Mirror Mirror 2, 3, and 4…

Leave it to 90s horror to make a 4-film franchise out of an already unimpressive movie from 1990 (my blog here) and drag it through the decade, even after Scream reinvigorated the genre. Here’s what you can expect from the three sequels.


If you remember Tracy Wells of the awful Mr. Belvedere sitcom of the late 80s, here she is as the lead girl, who comes to live at a Catholic orphanage. She becomes enamored with a mirror in her room because it is the only thing she can see following a punk rock band being zapped into oblivion after they tease her and she wishes them gone.

And that is the last we ever hear of the boys.

Veronica Cartwright is a nun who was also blinded by the killer mirror, but she’s still around and for whatever reason has not put a stop to the mirror. Sally Kellerman is Tracy’s evil stepsister (say what???), who teams up with Roddy McDowall to make this as cheesy and campy as possible.

Tracy is now a blind dancer, and every time she twirls around to a song that sounds like it came from 1989, bad things happen. At all other times, she’s roaming the orphanage to a whimsical horror score that sounds like it was stolen from a Full Moon feature.

Mark Ruffalo appears and befriends Tracy, plus we get a spider scene, a killer crow scene, a bloody mirror scene, and laser-shooting toys coming to life. At the very end, a cool demon climbs out of the mirror for a moment and almost makes this worth a watch.

Of note is that character actor William Sanderson, who appeared in the first film, is in this sequel as a different character.


Thing start out okay. A witchy woman does some sort of ritual, and a Rico Suave/Richard Grieco fusion (anyone post-Gen X…look them up) dressed like John Travolta in Pulp Fiction comes face to reflection with the bleeding mirror.

Next, character actor Billy Drago is thrust into the first of many sex dream sequences, for this installment is more about erotica than horror.

Drago plays an artist moving into a new home…where he finds the mirror.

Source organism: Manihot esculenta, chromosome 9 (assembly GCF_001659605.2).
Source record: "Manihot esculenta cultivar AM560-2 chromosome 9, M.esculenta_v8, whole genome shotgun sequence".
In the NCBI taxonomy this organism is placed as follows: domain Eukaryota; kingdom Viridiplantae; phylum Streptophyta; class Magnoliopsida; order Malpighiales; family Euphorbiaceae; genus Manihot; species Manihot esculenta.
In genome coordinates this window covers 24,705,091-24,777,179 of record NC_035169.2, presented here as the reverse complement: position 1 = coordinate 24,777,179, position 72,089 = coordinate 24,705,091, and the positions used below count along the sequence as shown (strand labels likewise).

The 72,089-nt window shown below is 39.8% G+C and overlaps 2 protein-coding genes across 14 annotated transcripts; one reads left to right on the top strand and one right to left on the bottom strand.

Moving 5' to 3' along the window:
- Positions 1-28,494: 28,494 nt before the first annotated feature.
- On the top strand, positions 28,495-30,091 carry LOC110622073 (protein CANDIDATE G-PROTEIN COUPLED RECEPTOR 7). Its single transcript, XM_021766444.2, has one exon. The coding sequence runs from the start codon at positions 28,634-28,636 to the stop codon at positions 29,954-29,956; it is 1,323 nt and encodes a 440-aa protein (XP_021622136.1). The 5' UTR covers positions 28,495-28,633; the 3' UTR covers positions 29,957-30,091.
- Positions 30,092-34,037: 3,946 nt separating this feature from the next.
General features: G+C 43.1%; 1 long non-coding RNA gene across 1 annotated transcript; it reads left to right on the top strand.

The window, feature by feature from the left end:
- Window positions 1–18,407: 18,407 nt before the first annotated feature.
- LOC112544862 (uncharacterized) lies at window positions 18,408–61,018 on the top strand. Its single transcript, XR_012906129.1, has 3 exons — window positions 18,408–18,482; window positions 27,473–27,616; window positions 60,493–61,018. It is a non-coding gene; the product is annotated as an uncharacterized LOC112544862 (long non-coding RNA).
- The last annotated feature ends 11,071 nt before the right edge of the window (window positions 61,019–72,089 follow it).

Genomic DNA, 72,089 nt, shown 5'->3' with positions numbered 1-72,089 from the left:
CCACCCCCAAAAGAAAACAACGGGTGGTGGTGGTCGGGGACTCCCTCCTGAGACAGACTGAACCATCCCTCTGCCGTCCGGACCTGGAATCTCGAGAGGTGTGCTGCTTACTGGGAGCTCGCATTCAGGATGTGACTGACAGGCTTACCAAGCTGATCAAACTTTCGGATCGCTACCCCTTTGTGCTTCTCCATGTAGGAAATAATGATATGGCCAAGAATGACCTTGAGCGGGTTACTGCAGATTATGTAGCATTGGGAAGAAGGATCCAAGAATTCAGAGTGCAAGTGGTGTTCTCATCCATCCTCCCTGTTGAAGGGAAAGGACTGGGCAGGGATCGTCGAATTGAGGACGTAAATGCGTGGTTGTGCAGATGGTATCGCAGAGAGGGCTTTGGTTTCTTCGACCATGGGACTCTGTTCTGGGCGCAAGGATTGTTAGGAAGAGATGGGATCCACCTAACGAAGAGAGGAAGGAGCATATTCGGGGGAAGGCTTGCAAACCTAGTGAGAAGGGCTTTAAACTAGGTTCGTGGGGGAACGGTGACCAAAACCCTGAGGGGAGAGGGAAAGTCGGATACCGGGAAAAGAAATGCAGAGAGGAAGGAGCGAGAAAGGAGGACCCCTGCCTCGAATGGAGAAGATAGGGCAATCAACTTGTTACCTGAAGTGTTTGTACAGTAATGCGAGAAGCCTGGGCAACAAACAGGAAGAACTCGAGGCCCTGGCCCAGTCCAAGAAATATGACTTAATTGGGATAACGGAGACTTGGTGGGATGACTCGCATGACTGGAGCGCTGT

Turns out the house is where the witchy woman lived, and she’s still around, banging Drago and dragging him into the flashback story with her Rico Grieco man.

It’s bad. It’s really bad. The mirror feels like it’s lost its importance as the star of the franchise. Don’t expect a demon to appear in the last few minutes, but do expect to see Mark Ruffalo return…as a different character. I’m noticing a trend here.

Also, David Naughton appears in a minor role as a detective, clinging to the hope that An American Werewolf London will get a reboot someday and make him a star once again.


Brace yourself, because this is going to blow your mind. Billy Drago stars in this sequel…playing a different character than in the last film. That means that every single movie in the Mirror Mirror franchise is somewhat of a reflection of the film before it.

On the bright side, the fourth film takes its cue from the post-Scream “teen” horror craze, focusing strictly on five kids trapped in a haunted attraction at a masquerade party. The dull side is everything else.

It is dumbfounding that a script this bad could be green-lighted, but here we are. A girl and her guy sneak into some sort of shop(?) to try on costumes. In another part of the place, a worker finds a mirror and playfully does the “mirror, mirror, on the wall” shtick from Snow White. She gets torched by the mirror, the couple finds her remains, an angry force shaky cams after them as they run, and…

…the girl wakes up a year later. She is still not over the death of her boyfriend, sooooo…she goes to the same masquerade party at the same place from the year before. Is it Halloween? Why this location for the party? Why the haunted tour thrown in? Why do all the other guests just suddenly disappear for the rest of the film?

Anyway, the five leads get lost in the attraction, the main girl has a nightmare that reveals her boyfriend was killed by some sort of zombie guy the year before, and Billy Drago shows up as a homeless guy who becomes the devil on her shoulder.

I have no idea what was going on. There are lots of flashbacks to her in bed with her boyfriend, the kids split up, a “countess” suddenly makes an entrance for reasons that are beyond me, and 54 minutes in one of the kids is finally attacked by a demon.

At least there are visual elements of horror in the final 30 minutes. As far as plot…I have no idea.

About Daniel

I am the author of the horror anthologies CLOSET MONSTERS: ZOMBIED OUT AND TALES OF GOTHROTICA and HORNY DEVILS, and the horror novels COMBUSTION and NO PLACE FOR LITTLE ONES. I am also the founder of BOYS, BEARS & SCARES, a facebook page for gay male horror fans! Check it out and like it at www.facebook.com/BoysBearsandScares.
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